Technological advances are certainly changing everything about the way things are done in the world, whether that’s a good or bad thing is a matter of personal opinion. For project managers however, it is simply not possible to avoid incorporating technology in the workplace, just as it’s not possible to go back to smoking in the boardroom or writing letters instead of emails (in a professional setting at least).
Working with technology on the whole however does deliver an enormous amount of benefits including greater speed of communication, increased productivity and increased insight into how your business is working. One of the big problems though, is trying to keep your team up-to-speed with the rapid change of work processes, the integration of new tools and of course, what to do when it all goes wrong.
Preparing your team for the unpredictability of technology
Create an action plan
Most things work better when there is an organized structure in place and getting comfortable with technology in the workplace is no different. Creating a simple action plan, which outlines the decision process about integrating a new technology, how it will be used and how team members will be instructed on using it gives everyone a clear picture of what effects new technology will have. It also reassures team members that they will be given time and training to adapt to changes.
Make onboarding the first prep step
While it can be presumed that any new recruit to your team would have a decent knowledge of working with technology, it’s not always the case. Your onboarding process, when you introduce someone to how things function on your team, is thus the first chance to inform them of what particular tools you use and how they work. Walk them through the basics and keep their competence in mind for the first few weeks. Job-shadowing for a day or two might even be necessary if there is any particularly complex system they need to get up to speed with.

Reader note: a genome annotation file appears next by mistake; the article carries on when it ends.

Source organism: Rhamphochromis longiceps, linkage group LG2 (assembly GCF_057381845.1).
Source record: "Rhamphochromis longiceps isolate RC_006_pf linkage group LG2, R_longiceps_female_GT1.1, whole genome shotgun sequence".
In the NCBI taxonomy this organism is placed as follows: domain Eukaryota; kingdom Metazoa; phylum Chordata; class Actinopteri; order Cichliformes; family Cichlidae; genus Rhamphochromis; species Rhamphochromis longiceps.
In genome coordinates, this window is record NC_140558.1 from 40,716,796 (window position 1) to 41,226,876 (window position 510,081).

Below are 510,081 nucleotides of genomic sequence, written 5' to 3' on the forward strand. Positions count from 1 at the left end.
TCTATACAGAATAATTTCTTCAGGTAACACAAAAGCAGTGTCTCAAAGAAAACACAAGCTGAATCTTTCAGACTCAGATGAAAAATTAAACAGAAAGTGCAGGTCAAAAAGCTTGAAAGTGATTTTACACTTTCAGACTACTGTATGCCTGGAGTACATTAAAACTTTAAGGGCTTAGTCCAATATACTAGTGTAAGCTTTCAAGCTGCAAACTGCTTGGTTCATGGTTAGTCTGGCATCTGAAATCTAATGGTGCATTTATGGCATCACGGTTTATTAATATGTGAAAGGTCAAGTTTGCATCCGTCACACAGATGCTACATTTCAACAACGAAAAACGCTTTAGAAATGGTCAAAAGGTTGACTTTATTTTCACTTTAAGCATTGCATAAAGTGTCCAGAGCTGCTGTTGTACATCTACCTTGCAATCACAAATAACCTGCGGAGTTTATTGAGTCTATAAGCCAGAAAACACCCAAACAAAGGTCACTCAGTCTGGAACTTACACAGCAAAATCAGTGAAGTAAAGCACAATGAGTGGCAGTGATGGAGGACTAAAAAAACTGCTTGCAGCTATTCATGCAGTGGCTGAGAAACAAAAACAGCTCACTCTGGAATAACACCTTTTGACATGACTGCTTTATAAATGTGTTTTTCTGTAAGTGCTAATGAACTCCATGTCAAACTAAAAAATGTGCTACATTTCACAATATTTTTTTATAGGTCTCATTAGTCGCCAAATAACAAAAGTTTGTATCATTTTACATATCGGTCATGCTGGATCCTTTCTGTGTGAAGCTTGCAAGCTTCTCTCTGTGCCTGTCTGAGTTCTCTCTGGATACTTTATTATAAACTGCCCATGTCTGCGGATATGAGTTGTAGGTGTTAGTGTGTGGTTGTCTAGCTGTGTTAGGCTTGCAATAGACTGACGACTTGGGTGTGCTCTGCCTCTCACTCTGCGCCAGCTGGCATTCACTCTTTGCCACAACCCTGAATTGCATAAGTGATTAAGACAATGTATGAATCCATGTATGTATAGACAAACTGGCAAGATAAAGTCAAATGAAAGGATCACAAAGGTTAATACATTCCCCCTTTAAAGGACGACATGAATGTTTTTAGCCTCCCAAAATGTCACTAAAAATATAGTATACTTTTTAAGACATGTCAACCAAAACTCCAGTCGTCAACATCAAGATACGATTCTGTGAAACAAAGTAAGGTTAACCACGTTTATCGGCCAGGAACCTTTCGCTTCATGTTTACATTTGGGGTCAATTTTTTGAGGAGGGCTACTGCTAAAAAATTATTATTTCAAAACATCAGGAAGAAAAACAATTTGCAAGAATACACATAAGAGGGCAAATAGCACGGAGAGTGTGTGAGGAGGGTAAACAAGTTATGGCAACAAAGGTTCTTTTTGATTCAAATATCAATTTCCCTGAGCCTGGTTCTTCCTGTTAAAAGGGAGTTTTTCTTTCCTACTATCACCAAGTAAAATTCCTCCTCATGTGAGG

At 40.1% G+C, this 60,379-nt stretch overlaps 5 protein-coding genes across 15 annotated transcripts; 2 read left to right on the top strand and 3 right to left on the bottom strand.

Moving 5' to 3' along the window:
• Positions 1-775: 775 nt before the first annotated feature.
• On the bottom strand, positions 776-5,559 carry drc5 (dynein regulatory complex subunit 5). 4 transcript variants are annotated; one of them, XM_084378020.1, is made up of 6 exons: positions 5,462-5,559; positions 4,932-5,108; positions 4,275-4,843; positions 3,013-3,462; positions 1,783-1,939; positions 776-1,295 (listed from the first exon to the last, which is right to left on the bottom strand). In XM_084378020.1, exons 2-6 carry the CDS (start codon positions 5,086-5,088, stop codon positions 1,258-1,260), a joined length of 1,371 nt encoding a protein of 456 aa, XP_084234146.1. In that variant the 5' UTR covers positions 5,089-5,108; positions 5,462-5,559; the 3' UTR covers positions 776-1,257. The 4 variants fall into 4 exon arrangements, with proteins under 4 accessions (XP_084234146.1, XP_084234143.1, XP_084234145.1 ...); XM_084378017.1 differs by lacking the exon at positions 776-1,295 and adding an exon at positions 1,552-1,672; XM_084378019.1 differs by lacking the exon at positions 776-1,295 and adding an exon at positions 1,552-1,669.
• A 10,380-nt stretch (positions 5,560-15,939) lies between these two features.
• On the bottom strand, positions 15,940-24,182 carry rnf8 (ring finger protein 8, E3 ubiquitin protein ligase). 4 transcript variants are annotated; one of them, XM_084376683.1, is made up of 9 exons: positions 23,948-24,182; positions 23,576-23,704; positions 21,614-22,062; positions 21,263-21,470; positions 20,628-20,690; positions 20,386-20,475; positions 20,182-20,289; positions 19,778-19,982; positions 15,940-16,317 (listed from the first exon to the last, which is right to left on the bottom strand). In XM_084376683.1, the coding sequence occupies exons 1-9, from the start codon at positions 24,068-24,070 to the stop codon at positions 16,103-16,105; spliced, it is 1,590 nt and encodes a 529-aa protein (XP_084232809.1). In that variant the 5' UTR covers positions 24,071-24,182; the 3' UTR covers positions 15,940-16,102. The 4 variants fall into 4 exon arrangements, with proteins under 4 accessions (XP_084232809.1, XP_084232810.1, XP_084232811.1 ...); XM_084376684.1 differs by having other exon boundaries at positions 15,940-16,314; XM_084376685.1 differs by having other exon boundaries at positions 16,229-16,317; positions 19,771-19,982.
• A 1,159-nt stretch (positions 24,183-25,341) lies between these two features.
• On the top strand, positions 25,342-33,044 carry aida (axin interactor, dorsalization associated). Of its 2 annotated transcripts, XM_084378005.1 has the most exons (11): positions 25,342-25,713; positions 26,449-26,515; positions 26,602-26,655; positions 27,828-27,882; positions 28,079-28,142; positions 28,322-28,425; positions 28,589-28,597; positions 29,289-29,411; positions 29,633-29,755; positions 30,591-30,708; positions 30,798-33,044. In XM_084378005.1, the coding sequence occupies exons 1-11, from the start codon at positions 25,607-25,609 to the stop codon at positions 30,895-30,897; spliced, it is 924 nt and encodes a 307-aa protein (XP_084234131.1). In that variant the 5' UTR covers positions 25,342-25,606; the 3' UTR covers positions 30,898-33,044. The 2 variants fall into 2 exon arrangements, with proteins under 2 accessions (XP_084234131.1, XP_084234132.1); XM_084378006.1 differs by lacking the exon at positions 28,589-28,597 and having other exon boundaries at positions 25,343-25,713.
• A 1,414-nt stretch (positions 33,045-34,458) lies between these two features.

Be open to dialogue
The incorporation of new technology in the workplace can raise many concerns, such as whether people who are slow to adapt will lose their job or what will happen to those whose previous work would seem to be replaced by the technology. As a manager it is essential to be able to listen and respond to these issues, whether they are valid or otherwise.
Make constant training a key pillar of your management philosophy
In IT-based professions it is almost an expectation that people have a personal interest in keeping up with the latest technologies in the workplace, this can’t really be expected of other professions, however. To derive maximum gains from the technologies you introduce, such as online ordering or booking or automatic stock replenishment, you will need a team that is fully aware of how to get the most out of them. For this reason, having a constant focus on upskilling and training will help your team give more and ensure you are getting the best ROI possible out of technological investment.
While many new technologies can be unpredictable and take time to get used to, the value of project management software is undoubtable. Through the automation of processes and the ability to gain project insight at a single glance, Clarizen has been making a positive change to businesses around the world. Check out one of our demos to find out how.